I recently saw an American report on the “success” of higher education in this country. The criterion used the average salary of graduates from the different disciplines. This criterion was used to indicate the better and the worst “majors” in a college curriculum, at least for making money. But if this financial standard is to be used as the norm for judging the nature or importance of “higher” education, for advising students as to what to study, then we might as well close the shop and turn everything into a training school. Let the mind go somewhere else where it is free to pursue the truth. . . .
Pope Benedict XVI touches on this very issue when he gave a brief, but incisive, analysis of the mission and nature of a Catholic university in the context of what a university is to the rector, administrators, faculty, students, and alumni of the famous “La Cattolica” university in Milan, meeting with him in Rome.
“The humanities culture seems to be affected by a progressive decline,” he said, “while the so-called ‘productive’ disciplines, such as technological and economic studies, are emphasized.” The question arises: How are we to compare the worth of humanistic studies with those that result in production or the increase of wealth? Catholicism is not hostile to the notion that mankind should be able to produce and distribute a sufficiency, even abundance, of goods and services for ourselves and others. This end surely is one of the purposes of human civil life. But the Aristotelian question remains: Are there things that transcend politics and economics even for the politician and economist?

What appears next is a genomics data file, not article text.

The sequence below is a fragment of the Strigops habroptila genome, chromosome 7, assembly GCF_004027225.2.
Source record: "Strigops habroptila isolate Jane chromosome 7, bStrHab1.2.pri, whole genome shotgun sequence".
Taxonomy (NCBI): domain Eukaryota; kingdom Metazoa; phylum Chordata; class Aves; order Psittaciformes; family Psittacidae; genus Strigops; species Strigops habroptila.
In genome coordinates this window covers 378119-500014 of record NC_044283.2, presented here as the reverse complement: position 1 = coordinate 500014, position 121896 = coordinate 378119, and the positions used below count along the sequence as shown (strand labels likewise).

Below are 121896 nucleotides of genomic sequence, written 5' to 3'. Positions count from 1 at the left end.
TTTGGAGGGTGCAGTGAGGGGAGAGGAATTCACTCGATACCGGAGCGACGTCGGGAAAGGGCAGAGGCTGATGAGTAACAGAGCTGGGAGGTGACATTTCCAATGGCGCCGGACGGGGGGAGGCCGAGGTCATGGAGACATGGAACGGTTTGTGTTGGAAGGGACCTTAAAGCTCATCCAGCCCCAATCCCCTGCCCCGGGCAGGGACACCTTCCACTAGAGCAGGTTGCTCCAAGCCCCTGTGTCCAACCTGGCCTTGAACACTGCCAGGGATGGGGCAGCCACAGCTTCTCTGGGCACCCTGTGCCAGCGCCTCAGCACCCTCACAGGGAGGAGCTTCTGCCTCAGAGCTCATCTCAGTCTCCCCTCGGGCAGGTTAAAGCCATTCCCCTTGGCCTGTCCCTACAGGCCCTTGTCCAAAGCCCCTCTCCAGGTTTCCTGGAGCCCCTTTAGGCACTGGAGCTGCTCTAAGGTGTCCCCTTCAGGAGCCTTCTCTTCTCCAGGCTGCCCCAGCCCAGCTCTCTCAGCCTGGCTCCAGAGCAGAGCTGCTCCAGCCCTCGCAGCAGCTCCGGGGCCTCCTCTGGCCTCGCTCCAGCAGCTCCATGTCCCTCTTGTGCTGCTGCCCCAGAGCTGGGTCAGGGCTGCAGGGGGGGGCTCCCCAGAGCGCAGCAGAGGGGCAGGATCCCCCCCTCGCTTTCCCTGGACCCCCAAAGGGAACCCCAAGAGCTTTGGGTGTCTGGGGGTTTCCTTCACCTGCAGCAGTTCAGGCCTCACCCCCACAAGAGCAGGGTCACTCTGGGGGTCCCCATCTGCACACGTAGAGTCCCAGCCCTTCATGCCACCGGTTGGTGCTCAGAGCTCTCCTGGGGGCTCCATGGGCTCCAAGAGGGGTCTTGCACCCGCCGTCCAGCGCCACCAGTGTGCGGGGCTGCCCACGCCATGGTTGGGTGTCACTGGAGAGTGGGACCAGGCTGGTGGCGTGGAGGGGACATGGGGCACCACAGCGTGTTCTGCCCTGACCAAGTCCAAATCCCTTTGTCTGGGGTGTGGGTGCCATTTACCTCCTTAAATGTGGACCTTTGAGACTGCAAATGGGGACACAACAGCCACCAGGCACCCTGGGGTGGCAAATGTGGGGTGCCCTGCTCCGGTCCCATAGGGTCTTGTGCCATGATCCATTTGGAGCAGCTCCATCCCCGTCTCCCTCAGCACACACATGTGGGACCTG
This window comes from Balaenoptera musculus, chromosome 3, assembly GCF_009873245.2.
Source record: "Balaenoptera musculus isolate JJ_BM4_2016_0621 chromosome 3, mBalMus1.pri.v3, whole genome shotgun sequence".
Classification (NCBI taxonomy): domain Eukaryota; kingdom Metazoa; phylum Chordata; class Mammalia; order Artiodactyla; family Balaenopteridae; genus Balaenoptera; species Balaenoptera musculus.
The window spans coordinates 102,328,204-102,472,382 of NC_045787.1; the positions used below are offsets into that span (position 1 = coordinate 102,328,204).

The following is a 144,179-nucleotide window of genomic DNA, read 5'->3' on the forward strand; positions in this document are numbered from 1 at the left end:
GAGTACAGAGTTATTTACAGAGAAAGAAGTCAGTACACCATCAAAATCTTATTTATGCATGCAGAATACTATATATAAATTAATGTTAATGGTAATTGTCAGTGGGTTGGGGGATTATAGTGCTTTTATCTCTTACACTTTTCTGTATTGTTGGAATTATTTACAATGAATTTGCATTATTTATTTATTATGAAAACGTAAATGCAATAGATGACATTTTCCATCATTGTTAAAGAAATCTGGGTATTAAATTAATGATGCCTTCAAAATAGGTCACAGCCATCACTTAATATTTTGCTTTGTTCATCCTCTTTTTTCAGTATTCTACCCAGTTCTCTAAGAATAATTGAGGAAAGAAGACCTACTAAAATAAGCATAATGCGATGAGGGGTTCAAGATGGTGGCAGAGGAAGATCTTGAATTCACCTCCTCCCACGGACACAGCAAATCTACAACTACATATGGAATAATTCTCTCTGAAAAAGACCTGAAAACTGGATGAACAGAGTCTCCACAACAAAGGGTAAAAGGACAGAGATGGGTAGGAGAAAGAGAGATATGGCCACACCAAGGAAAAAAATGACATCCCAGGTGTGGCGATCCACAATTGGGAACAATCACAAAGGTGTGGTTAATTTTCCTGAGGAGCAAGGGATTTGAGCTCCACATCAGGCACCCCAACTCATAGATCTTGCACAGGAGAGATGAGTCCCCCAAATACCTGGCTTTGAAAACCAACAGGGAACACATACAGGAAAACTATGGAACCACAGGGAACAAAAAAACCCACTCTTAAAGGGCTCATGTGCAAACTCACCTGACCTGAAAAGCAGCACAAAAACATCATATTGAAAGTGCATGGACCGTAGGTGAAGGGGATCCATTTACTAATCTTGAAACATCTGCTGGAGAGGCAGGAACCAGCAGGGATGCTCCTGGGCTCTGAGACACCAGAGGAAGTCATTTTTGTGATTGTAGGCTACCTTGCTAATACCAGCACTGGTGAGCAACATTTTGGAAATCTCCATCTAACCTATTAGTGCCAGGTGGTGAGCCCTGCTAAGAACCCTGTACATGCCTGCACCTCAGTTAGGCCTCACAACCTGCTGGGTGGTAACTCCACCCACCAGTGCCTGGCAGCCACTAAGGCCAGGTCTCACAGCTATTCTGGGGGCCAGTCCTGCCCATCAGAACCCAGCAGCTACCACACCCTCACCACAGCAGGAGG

“There is a tendency to reduce the human horizon to a measurable level and, to eliminate the fundamental question of meaning from systematic and critical knowledge,” the pope remarks. Not only are the humanities downplayed but religion itself is simply not considered to be worthy of serious study. “There does not seem to be much room for the reasons to believe; therefore the religious dimension is exiled to the realm of opinion and personal choice.” The implication is that no truth can be found in religion. Truth is defined to be what we can learn by measurement and scientific method which itself dubiously presupposes that only what is measurable in quantity is scientific or true.